Be prepared for deer season

Range days and rifle regimens pay off in deer season

— Gary Lewis / The Bulletin /

Sighting-in a deer rifle

Sight-in with the ammunition you will use on the hunt. Don't bring bargain-basement bullets to the range when you plan to use premium projectiles in the field. Use the cheap stuff in practice if you want, but to establish accuracy, use the hunting bullet to sight-in.

Set a target at 25 yards and fire three rounds. Adjust the scope for windage and elevation to center the group around the bull's-eye. This may take several adjustments.

Next, set a target at 100 yards and fire three rounds. Bring the bullets into the bull's-eye by making adjustments in windage and elevation.

— Gary Lewis

It is no secret the cost of ammunition has gone up. A few years ago, the cost of a box of 30-06 ammunition started at about $15. Today, you're lucky to find 20 rounds of ammo for twice that price. Still, the price of ammunition is one of the least of the expenses on a deer hunt.

Consider the fellow that called me last week. His wife, he said, had drawn a coveted buck tag. They were looking for a rifle range where they could “sight the gun in” and get her ready for her hunt. I told him about both the public range and the private range at the Central Oregon Shooting Sports Association park east of Bend.

“She only needs to shoot one bullet,” he said.

“One bullet?” He probably had to pull his phone away from his ear.

“Ammunition is expensive, you know.”

Not as expensive as the 10-plus years of $6 application fees it took to draw that tag. Not as expensive as not making sure your wife is ready for a deer hunt. How much should it cost to know that you are ready for that moment when a buck stands still in a patch of aspens at 178 yards? Not as expensive as not knowing where the bullet will impact at that range.

Shooting is athletics. The skill it takes to put a bullet on target at long range is no less impressive than the ability to sink a three-point shot with two seconds on the buzzer, to see the stitches on a fast ball, to throw a pass for a touchdown.

Flick the safety from “safe” to “fire,” align the pad of the index finger with the centerline of the trigger, take a half breath in, hold it, three pounds of pressure ...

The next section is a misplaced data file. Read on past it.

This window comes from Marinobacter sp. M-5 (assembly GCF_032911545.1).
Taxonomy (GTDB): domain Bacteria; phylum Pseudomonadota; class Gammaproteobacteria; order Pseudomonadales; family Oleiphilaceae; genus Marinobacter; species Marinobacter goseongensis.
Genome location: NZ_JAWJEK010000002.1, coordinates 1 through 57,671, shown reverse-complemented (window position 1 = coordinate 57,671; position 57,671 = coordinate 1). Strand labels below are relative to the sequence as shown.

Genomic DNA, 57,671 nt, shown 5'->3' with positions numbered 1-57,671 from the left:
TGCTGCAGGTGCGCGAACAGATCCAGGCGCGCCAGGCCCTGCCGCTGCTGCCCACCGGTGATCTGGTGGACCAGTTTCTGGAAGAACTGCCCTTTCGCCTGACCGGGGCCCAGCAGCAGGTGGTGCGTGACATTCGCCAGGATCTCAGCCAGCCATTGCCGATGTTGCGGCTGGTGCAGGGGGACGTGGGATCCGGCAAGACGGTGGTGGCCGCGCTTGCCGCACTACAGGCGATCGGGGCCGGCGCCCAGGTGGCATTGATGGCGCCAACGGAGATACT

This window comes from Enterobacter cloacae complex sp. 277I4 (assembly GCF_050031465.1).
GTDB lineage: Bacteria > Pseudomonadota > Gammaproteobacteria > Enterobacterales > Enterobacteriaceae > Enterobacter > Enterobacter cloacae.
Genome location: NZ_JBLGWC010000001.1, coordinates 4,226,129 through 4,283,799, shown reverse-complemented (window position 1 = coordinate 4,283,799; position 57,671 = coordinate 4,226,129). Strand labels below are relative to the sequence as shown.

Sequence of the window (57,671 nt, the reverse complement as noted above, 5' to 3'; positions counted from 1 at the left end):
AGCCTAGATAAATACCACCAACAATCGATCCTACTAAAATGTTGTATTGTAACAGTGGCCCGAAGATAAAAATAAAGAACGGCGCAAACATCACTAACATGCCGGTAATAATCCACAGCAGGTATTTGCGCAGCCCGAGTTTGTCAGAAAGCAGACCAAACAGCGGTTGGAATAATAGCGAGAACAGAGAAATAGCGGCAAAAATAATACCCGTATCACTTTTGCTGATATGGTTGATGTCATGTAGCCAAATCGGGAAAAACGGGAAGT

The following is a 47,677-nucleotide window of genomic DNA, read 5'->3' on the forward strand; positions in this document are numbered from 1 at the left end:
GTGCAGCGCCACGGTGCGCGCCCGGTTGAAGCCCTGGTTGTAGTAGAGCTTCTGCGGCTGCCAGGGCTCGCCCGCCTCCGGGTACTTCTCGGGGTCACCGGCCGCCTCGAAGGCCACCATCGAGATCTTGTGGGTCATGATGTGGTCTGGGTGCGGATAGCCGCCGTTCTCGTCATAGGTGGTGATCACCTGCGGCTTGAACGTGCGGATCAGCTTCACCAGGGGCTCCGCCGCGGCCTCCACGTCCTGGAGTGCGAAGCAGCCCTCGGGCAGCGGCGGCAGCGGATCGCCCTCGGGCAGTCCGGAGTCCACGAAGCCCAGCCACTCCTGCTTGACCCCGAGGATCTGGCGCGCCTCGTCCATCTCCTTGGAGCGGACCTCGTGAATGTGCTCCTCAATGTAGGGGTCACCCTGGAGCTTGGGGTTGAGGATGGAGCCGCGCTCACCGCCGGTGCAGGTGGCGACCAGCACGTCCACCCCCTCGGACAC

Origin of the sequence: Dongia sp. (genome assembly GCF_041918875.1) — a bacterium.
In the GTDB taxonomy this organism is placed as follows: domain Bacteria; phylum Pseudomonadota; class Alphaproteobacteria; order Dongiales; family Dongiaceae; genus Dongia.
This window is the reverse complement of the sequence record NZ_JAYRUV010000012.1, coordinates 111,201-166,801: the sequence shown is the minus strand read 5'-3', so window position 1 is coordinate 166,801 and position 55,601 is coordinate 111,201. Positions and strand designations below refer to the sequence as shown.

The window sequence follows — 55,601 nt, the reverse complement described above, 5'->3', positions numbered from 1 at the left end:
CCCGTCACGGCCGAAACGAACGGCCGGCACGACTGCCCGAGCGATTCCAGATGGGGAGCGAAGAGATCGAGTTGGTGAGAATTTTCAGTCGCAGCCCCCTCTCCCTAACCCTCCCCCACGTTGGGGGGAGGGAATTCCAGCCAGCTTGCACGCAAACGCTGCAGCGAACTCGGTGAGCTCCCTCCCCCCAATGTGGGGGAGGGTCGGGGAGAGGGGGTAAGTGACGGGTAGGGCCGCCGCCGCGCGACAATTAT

A grasp of fundamentals is important, as is the muscle memory it takes to make the shot time after time.

Practice hones the skills in the brain and muscle. Take time off from practice and your skills degrade, and the dreaded “flinch” returns. That is why the best shooters practice year-round. And they never complain about the cost of ammunition.

Saturday morning, I picked up 16-year-old Tommy Brown and we headed to the range to sight-in my Ruger 357 Magnum. What I really wanted to do was try out my new digital optics from Bullseye Camera Systems in Eugene.

It was an early morning with no wind. We framed a warthog target on a piece of cardboard and then I looked at my watch. I wanted to see how long it would take to set the thing up.

Open the box. Attach the weatherproof camera to the tripod. Turn on the laser and align it on the center of the bull's-eye. Turn off the laser. Plug in to the router. Power up and plug in the signal booster. Walk back to the bench, boot up the laptop, insert the flash drive. Click on the program. It took me all of five minutes and the image of the target was transmitted to the screen.

The system creates a Wi-Fi hotspot that allows for the operation of a remote wireless target camera at the target location with the image transmitted to the laptop, which can be up to 1,000 yards away.

Fire a shot, hit the space bar and the camera records a second image that toggles back and forth from the last shot to indicate the new punch, or string of punches in the paper.

Images and data are recorded for record keeping. Individual shots can be tagged to identify groupings, ammunition and individual shooters.

We learned right away that a white, yellow or orange target provides better contrast. When we hit the warthog outside the orange circle, the bullet hole was barely discernible. Later, when we put up white paper targets, the black holes provided great contrast.

That's when the camera system shined. We saved walking back and forth to the target or squinting through a spotting scope, because that last shot, or series of shots between images, flashed on the screen. It worked great to sight-in a handgun at 25 yards. It will save a lot of time at 100 yards and beyond when next I sight-in a new rifle and scope.

It is true that ammunition is expensive; it is also scarce. But not so scarce a hunter should not spend a few rounds to get accustomed to a deer rifle, and to make sure a premium bullet is in the chamber at the moment of truth.

For those who need assistance at the range, the Central Oregon Shooting Sports Association will host a hunter's sight-in workshop from 9 a.m. to 4 p.m. Saturday and Sunday.

Range officers will provide assistance to adjust scopes or iron sights. Targets, benches and a covered firing line are provided. There is a $7 fee per gun for nonmembers, $5 for members. Bring eye and ear protection.

To find COSSA, travel east on U.S. Highway 20 from Bend. COSSA Shooting Park is a half-mile past milepost 24 on the north side of the highway.